6th Dec 2023

Ukraine to continue pro-EU reforms despite Dutch 'blow'

Ukraine will implement its EU treaty despite the Dutch vote because it is good for the country, its president and its EU ambassador have said.

“Ukraine will keep on implementing the association agreement … it is a way to modernise Ukraine and reinforce its independence. We will not turn off the road of European integration,” president Petro Poroshenko said in a statement on Thursday (7 April).

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  • The association treaty is designed to remodel Ukraine along EU lines (Photo:

His EU ambassdor, Mykola Tochytskyi told EUobserver that “it’s not for the sake of the Netherlands that we must reform our coutry, it’s for the future of the 47 million Ukrainian people.”

They spoke after exit polls on Wednesday indicated that 61 percent of Dutch voters urged The Hague not to ratify the EU-Ukraine association and free trade treaty.

The official result of the non-binding referendum is to be published on 12 April.

The treaty, signed in 2014, is designed to remodel Ukraine’s public institutions and its economy along EU lines.

It also has symbolic value because its rejection by the former Ukrainian regime led to the Maidan revolution and Russia’s invasion of Ukraine.

Recalling Poroshenko, Tochytskyi said the Dutch vote changes nothing in terms of Ukraine’s identity or foreign policy.

“We’ve demonstrated that we’re not just geographically in Europe, we’re philosophically in Europe,” he said.

He added that the treaty is sound in technical terms. “We don’t need to reinvent the bicycle,” he said.

He also said the Dutch vote has “nothing to do” with Ukraine’s bid to get EU visa-free travel.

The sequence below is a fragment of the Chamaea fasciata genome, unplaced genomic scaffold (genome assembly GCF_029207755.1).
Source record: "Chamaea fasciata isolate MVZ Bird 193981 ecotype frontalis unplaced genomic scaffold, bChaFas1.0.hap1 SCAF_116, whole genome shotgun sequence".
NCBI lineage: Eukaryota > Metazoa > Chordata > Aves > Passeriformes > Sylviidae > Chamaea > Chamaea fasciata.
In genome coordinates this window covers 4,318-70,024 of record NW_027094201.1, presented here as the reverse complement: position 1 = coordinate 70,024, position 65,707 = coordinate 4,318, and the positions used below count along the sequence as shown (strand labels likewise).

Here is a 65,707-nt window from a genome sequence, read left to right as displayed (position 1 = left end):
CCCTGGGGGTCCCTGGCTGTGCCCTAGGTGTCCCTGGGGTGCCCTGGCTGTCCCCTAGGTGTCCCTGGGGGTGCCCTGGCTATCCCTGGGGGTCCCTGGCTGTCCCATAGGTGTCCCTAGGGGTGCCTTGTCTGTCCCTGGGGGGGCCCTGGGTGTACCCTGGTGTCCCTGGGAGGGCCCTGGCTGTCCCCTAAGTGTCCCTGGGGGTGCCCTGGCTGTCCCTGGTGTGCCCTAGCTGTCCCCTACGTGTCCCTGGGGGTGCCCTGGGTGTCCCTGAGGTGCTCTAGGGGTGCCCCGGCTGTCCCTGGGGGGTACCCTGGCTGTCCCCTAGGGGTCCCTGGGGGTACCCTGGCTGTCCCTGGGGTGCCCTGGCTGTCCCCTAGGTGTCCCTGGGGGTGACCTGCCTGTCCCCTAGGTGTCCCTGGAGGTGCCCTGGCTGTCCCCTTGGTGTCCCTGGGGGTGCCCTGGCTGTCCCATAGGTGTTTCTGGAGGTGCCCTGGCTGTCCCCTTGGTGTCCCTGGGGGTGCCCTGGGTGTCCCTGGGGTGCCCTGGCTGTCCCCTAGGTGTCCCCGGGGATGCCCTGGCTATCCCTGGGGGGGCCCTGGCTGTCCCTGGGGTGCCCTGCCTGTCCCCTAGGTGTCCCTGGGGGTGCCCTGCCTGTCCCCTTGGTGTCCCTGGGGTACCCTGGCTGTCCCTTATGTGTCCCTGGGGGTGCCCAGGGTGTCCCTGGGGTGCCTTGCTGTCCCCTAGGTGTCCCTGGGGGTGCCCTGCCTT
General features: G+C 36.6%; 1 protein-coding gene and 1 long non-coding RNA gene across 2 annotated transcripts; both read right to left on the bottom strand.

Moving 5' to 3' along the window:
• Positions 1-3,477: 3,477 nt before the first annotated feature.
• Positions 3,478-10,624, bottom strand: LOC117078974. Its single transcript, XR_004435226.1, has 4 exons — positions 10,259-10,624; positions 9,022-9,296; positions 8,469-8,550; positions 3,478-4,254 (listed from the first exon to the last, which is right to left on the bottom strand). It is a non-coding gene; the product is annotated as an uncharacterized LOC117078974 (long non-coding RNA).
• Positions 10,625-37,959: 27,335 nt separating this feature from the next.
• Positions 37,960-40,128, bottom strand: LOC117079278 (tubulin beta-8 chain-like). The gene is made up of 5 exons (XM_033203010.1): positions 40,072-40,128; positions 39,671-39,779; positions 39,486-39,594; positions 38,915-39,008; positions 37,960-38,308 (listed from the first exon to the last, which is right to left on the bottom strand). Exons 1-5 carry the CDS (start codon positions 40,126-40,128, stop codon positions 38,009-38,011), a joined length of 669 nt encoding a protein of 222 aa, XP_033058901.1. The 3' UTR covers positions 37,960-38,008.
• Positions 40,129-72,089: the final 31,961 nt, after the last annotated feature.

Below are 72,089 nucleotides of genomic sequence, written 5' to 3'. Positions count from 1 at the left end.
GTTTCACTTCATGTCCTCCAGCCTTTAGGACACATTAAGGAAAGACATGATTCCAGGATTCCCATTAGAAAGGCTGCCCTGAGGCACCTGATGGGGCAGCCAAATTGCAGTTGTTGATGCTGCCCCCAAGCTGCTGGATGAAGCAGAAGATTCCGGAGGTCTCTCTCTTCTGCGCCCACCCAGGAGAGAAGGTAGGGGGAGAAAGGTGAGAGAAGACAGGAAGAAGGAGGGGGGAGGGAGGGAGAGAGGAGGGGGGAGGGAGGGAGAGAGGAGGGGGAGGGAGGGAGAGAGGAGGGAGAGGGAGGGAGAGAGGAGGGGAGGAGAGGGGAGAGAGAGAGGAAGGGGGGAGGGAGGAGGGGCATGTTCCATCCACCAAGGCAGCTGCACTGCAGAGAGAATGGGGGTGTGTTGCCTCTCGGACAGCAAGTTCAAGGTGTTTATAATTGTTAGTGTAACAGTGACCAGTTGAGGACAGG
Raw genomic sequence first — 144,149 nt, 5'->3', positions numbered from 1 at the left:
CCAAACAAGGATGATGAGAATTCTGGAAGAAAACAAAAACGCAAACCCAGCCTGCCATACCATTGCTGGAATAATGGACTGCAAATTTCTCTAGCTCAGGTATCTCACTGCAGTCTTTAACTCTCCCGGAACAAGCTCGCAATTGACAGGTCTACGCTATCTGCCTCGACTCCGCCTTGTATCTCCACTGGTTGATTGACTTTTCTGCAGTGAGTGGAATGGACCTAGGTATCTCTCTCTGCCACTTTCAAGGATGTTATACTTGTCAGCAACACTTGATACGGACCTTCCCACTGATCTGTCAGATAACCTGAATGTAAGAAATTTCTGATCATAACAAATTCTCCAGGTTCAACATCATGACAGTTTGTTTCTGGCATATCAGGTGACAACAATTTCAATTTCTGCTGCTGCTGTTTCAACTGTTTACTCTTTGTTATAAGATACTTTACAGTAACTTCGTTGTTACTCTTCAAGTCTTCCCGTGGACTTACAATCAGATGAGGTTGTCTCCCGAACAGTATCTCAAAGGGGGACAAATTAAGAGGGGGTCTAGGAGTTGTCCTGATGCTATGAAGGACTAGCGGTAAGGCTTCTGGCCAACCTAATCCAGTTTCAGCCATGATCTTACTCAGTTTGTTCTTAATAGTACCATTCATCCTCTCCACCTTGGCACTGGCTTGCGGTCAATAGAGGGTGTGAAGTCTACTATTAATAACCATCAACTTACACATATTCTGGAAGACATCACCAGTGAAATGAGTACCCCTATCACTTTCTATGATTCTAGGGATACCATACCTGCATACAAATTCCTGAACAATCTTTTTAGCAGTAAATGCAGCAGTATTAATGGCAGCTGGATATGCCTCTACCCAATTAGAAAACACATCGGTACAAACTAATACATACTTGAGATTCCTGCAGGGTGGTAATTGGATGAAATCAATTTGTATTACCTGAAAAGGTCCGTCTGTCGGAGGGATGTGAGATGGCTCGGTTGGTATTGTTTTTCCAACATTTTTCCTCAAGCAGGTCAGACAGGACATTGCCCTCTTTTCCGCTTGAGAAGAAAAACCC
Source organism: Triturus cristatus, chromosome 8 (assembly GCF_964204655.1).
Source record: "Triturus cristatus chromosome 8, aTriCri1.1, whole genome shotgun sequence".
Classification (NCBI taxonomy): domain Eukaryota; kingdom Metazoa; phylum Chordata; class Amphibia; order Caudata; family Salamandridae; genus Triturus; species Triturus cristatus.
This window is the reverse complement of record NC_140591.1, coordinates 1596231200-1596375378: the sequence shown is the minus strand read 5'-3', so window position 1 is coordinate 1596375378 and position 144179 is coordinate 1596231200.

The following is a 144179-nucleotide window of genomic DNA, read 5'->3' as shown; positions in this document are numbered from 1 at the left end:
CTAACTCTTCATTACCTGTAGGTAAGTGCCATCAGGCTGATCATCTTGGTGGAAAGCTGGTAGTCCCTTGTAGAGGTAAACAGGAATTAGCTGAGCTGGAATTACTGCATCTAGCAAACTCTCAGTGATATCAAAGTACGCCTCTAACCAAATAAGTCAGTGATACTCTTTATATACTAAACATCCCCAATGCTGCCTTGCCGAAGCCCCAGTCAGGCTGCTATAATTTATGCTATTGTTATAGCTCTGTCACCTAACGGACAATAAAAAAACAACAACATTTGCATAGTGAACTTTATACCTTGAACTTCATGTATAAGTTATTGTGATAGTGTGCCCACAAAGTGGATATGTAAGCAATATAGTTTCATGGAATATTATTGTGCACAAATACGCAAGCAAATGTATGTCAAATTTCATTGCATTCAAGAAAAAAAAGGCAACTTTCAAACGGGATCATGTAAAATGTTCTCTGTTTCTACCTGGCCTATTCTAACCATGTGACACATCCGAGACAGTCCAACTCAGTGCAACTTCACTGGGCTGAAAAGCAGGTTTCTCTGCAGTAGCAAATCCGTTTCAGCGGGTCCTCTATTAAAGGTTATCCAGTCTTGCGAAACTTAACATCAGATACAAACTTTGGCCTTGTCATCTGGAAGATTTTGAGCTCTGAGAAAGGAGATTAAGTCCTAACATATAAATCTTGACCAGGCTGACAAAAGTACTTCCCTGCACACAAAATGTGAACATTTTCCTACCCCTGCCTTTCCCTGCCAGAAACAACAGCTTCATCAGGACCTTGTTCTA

“It might even help, because the reaction by our [EU] partners might be: ‘Look, let’s help the Ukrainians because they’re fighting for EU values in east Ukraine against a big, hybrid adversary,” he added, referring to Ukraine's ongoing conflict against Russia-puppet forces.

President Poroshenko said the referendum was not really about EU-Ukraine relations.

“The true goal of the organisers of this referendum is not the association agreement … this is an attack on the unity of Europe, on the spread of European values,” he said in his statement.

Tochytskyi added: “I think the migration crisis, euroscepticism, the difficult economic situation in the Netherlands all had a serious influence.”

The referendum took place amid news of corruption scandals in Kiev, including Panama Papers revelations that Poroshenko had created an offshore entity.

Tochytskyi said “the stories [on corruption] in the newspaprs here in Europe didn’t help.”

But he added that the “proper response” to the bad news was “implementation of rule of law.”

He said that Kiev, in line with the EU treaty, had created new anti-corruption agencies and passed a law obliging senior officials, including himself, to post online declarations of financial assets.


The ambassador, who recently arrived in Brussels to take up his post, admitted that the Dutch vote was a “psychological blow”.

He said it was made worse by the fact that “it’s not for the first time in our history when some countries, especially those at the centre of the EU, haven’t provided enough support.”

Speaking from Kiev, one EU state’s diplomat, who asked not to be named, told this website the popular reaction in Ukraine was “quite sober.”

“When you look at comments from bloggers, journalists, MPs - there’s no panic,” he said.

“There’s a consensus that the referendum was more about Europe, or about The Netherlands’ place in the EU, so people don’t feel offended,” he said.

The Kremlin’s official reaction was also muted.

It’s spokesman, Dmitry Peskov, said the Dutch result shows people’s “mistrust” of closer Ukraine ties but called it a “domestic affair.”

Russian PM Dmitry Medevdev said on Twitter that the referendum was “an indicator of Europeans’ attitude to the Ukrainian political system.”

Reacting to claims that Russia had given clandestine support to the Dutch No campaign, Russian foreign minister Sergei Lavrov told the Tass news agency: “We do not interfere in this process. We did not touch on this issue in any way.”


Individual Russian MPs were more outspoken.

Alexey Pushkov, the head of the Duma’s foreign affairs committee, told Tass that Ukraine causes “fear” in Europe.

Pushkov and two other senior MPs, Frants Klintsevich and Alexander Romanovich, echoed Russian propaganda.

They described Russia’s invasion of Ukraine as a Ukrainian “acute civil conflict.” They also accused Ukraine of suppressing the truth about “massacres” of civilians and of letting “fascists” march around its cities.

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